Sin Nombre (2009)

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Released 7-Apr-2010

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Details At A Glance

General Extras
Category Thriller Main Menu Audio
Deleted Scenes
Audio Commentary-Director & Producer
Rating Rated MA
Year Of Production 2009
Running Time 91:51 (Case: 96)
RSDL / Flipper RSDL (45:59) Cast & Crew
Start Up Menu
Region Coding 4 Directed By Cary Fukunaga
Studio
Distributor

Madman Entertainment
Starring Marco Antonio Aguirre
Leonardo Alonso
Karla Cecilia Alvarado
Juan Pablo Arias Barrón
Rosalba Belén Barrón
Felipe Castro
Rosalba Quintana Cruz
Marcela Feregrino
Kristian Ferrer
Édgar Flores
Giovanni Florido
Paulina Gaitan
Ariel Galvan
Case Amaray-Transparent
RPI $29.95 Music Marcelo Zarvos


Video Audio
Pan & Scan/Full Frame None Spanish Dolby Digital 5.1 (448Kb/s)
English Audio Commentary Dolby Digital 2.0 (192Kb/s)
Widescreen Aspect Ratio 2.35:1
16x9 Enhancement
16x9 Enhanced
Video Format 576i (PAL)
Original Aspect Ratio 2.35:1 Miscellaneous
Jacket Pictures No
Subtitles English Smoking Yes
Annoying Product Placement Yes
Action In or After Credits No

NOTE: The Profanity Filter is ON. Turn it off here.

Plot Synopsis

     Wily, a young small-town Mexican gang banger better known by his gang name "El Caspar", spends half the time he should be showing his pre-teen initiate partner "El Smiley" the ropes sneaking off to meet his girl. Unfortunately, a grim chain of events set off by shirking his duties means that romance doesn't last long and he finds himself on the run across the country with his junior initiate in hot pursuit. Meanwhile, Honduran teen Sayra follows her father on a long journey through Mexico to jump the border into the USA, riding the roof of trains to speed the journey. Along the way these two young people from drastically different poor Central American backgrounds unite on their way to reach the promised land, with both immigration officials and violent, armed gang members in tow.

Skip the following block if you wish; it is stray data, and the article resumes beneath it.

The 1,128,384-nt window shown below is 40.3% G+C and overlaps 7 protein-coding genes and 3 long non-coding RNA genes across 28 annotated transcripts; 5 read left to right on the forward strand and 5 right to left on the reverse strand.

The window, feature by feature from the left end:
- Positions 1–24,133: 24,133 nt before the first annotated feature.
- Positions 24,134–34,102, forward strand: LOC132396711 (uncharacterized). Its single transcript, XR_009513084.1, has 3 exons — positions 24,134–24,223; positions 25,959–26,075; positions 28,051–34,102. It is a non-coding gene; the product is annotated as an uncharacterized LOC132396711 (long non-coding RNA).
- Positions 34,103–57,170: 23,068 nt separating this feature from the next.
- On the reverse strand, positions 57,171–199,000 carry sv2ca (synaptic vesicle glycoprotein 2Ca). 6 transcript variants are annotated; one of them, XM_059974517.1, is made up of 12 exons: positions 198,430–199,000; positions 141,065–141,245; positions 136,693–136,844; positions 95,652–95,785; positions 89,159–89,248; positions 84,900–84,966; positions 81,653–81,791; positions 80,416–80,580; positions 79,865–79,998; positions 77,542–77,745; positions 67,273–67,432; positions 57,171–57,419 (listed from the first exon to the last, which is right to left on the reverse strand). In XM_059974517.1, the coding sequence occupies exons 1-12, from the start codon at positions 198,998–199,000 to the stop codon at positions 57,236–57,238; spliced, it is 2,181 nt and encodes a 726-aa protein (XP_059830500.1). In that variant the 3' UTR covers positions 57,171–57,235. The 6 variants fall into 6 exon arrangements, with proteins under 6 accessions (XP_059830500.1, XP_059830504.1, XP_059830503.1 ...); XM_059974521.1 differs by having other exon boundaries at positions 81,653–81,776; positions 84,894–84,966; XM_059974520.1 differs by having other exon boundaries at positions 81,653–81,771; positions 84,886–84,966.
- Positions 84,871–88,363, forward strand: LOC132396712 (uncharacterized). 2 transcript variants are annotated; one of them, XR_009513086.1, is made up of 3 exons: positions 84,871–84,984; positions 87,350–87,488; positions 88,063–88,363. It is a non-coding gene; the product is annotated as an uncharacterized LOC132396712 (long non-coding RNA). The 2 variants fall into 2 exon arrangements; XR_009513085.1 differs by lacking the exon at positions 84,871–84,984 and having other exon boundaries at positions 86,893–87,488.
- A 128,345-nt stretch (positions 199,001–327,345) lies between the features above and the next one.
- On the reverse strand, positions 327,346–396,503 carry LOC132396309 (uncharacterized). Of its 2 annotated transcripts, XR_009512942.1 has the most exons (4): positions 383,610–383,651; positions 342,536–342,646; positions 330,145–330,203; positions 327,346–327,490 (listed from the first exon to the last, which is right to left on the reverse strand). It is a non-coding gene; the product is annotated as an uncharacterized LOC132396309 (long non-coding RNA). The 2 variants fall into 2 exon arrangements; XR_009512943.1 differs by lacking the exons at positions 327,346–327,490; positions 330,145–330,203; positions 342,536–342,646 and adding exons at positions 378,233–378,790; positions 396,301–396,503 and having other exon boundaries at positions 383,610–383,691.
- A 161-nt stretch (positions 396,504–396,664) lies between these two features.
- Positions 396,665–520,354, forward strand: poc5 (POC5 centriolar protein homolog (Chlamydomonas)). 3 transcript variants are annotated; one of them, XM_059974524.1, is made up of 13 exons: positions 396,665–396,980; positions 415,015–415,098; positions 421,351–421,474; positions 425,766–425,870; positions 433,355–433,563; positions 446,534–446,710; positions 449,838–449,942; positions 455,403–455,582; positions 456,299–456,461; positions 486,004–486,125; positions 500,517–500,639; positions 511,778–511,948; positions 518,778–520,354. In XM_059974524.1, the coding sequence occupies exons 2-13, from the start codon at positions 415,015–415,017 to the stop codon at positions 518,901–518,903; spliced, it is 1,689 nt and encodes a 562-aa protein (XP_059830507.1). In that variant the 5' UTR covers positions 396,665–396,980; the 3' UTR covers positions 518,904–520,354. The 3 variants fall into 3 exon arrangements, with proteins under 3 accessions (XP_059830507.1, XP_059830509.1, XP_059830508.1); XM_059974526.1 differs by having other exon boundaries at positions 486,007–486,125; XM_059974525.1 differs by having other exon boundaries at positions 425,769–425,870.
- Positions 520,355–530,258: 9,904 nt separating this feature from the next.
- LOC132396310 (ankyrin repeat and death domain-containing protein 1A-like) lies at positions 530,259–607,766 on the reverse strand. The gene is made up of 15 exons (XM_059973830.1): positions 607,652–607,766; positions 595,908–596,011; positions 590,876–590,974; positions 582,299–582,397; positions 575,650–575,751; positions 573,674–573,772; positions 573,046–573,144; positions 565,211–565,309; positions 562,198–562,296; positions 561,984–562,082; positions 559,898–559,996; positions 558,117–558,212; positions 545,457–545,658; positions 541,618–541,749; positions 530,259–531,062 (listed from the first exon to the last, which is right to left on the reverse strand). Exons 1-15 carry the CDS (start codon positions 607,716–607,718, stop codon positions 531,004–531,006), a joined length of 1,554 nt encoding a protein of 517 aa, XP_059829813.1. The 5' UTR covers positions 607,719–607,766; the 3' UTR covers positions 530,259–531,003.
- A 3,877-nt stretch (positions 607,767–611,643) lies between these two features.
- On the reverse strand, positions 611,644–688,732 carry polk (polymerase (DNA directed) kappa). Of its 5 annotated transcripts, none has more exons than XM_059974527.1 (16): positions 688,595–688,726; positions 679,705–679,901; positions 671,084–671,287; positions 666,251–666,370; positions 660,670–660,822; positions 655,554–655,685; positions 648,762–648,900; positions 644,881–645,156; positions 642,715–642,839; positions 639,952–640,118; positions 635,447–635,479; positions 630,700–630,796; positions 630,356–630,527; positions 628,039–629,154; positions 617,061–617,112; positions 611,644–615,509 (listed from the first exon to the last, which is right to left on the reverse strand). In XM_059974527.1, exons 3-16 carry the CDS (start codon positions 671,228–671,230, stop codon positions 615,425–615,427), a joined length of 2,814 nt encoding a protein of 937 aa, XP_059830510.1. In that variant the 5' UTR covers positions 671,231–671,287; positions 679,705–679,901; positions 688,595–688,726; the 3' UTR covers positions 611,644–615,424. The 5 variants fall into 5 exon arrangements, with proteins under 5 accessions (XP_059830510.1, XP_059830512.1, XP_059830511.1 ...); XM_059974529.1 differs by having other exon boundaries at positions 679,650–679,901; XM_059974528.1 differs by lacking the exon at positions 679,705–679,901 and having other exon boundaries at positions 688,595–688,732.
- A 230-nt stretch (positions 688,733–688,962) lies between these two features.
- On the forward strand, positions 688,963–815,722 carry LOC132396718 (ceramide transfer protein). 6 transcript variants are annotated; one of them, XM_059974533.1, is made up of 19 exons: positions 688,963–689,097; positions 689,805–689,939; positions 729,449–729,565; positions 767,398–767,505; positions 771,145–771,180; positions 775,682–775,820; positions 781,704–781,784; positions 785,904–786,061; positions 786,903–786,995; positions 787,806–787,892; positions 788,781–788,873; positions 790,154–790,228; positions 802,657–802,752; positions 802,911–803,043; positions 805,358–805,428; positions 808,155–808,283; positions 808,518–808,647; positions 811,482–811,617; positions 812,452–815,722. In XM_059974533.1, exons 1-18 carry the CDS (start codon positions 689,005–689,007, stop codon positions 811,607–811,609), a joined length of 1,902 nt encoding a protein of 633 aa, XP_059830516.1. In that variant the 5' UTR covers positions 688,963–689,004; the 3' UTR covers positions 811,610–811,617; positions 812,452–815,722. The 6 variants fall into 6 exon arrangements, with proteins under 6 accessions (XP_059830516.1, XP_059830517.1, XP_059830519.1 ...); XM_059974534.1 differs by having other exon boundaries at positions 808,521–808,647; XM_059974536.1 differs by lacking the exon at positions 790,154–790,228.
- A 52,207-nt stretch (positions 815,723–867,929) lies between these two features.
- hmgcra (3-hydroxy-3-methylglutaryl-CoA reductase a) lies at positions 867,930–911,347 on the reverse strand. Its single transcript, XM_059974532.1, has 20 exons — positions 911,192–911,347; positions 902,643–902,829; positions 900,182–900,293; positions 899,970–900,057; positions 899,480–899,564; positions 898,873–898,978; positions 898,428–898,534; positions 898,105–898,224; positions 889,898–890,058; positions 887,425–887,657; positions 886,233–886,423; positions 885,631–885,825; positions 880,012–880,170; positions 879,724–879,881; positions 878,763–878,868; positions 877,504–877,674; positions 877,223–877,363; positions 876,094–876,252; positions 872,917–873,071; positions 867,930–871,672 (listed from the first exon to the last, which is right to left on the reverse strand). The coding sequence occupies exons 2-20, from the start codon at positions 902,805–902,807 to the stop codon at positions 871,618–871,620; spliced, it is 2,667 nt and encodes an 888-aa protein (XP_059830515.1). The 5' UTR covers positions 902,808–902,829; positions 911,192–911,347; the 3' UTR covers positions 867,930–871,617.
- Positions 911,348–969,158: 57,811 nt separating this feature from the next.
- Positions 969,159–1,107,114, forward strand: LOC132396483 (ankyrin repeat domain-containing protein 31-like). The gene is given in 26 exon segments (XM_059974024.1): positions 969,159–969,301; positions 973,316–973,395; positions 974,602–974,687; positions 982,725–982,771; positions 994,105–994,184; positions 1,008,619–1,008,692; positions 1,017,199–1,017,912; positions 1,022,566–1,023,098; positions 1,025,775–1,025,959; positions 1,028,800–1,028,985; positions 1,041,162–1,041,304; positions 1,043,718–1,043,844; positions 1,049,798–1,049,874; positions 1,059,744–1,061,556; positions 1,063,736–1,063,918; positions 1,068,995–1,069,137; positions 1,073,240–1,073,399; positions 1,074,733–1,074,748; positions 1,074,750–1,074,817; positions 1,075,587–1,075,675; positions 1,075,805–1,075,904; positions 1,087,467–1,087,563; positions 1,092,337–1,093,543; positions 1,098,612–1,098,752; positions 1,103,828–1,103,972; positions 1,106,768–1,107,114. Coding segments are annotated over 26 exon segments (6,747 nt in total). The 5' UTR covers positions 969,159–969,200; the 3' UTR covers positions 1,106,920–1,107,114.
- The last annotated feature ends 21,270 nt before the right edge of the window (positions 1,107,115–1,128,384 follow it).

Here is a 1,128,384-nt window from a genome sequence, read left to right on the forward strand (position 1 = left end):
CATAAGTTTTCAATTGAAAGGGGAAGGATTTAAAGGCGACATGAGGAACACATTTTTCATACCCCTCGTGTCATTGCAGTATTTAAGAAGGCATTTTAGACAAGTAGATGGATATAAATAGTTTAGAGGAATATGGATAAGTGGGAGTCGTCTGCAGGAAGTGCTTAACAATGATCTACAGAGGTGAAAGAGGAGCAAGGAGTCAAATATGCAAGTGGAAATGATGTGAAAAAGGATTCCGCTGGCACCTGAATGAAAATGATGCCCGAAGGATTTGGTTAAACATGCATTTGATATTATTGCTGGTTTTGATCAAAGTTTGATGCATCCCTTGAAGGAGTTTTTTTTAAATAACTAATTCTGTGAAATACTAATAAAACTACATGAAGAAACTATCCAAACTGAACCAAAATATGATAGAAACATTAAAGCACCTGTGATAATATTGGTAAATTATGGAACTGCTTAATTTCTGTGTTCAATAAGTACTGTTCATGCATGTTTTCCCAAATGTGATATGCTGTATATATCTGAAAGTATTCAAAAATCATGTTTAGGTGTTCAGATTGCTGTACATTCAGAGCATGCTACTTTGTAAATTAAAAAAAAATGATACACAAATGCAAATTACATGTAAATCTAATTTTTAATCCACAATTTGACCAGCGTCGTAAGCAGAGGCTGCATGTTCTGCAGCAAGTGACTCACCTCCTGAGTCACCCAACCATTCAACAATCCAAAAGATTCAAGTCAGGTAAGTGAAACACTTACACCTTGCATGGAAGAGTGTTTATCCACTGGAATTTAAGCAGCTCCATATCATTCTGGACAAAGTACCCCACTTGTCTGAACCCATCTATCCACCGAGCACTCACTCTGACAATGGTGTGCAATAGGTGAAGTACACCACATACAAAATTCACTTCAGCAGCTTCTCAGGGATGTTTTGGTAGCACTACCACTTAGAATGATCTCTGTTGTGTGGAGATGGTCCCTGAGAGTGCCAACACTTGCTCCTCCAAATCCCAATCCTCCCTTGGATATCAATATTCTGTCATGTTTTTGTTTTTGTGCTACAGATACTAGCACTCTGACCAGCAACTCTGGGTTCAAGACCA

Sin Nombre isn't a bad movie, but both the violent Latin street gang thing and the border hopping thing have been done to death in the last decade on TV and in film, and in many cases better. The film really adds nothing to the oeuvre, aside from some amusing and occasionally quite pretty shots of people riding on the top of trains. The gang stuff follows formula closely enough to become toothless. Though they strut the streets with reasonable bravado, particularly the young initiate "El Smiley" who really pulls off the pre-teen gangbanger character, there is never much of a sense of menace about these lads and that guts the excitement from every clash in the film. As for what is supposed to be the sympathetic side of the story, the young girl looking to reunite with family over the border, that too fails to generate more than a sense of apathy. This is Hollywood trying to capture a culture not their own and it shows.